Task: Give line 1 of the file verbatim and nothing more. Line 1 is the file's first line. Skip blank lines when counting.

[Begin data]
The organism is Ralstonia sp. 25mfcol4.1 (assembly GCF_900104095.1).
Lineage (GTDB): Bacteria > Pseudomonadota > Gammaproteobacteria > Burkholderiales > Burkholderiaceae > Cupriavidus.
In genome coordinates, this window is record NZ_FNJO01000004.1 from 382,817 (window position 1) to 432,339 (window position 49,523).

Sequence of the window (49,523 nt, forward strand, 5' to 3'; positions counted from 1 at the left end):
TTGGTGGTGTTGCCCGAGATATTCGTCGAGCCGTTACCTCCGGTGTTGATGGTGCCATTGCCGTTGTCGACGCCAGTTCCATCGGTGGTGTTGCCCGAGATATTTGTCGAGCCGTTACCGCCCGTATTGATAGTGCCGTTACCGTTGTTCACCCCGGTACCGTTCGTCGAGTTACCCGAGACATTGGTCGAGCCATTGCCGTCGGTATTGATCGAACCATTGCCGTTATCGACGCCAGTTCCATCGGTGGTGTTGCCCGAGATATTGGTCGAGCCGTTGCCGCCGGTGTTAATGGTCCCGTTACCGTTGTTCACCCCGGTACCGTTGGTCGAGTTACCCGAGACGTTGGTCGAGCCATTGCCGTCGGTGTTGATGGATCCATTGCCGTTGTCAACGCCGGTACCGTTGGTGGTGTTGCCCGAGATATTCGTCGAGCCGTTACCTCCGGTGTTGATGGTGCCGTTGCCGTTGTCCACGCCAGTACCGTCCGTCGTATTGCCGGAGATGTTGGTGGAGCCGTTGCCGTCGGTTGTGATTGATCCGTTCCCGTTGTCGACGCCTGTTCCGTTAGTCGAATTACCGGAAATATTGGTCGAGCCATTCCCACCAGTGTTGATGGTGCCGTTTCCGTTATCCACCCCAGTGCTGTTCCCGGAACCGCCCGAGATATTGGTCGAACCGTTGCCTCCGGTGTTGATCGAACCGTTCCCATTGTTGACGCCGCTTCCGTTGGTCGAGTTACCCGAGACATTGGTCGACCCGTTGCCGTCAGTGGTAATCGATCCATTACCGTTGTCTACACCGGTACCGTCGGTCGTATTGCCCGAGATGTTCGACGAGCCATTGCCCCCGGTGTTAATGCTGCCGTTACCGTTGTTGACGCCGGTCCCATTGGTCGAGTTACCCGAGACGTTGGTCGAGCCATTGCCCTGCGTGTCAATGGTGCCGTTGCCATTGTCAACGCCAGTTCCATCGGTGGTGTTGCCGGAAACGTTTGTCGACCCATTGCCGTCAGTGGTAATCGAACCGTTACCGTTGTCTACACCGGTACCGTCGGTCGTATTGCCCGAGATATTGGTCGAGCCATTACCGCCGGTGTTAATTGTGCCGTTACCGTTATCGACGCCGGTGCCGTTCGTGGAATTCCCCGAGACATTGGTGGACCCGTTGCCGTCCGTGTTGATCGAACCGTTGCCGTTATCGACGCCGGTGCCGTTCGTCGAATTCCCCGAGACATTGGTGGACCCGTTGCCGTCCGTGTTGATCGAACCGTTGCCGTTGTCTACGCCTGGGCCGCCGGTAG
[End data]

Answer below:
The organism is Ralstonia sp. 25mfcol4.1 (assembly GCF_900104095.1).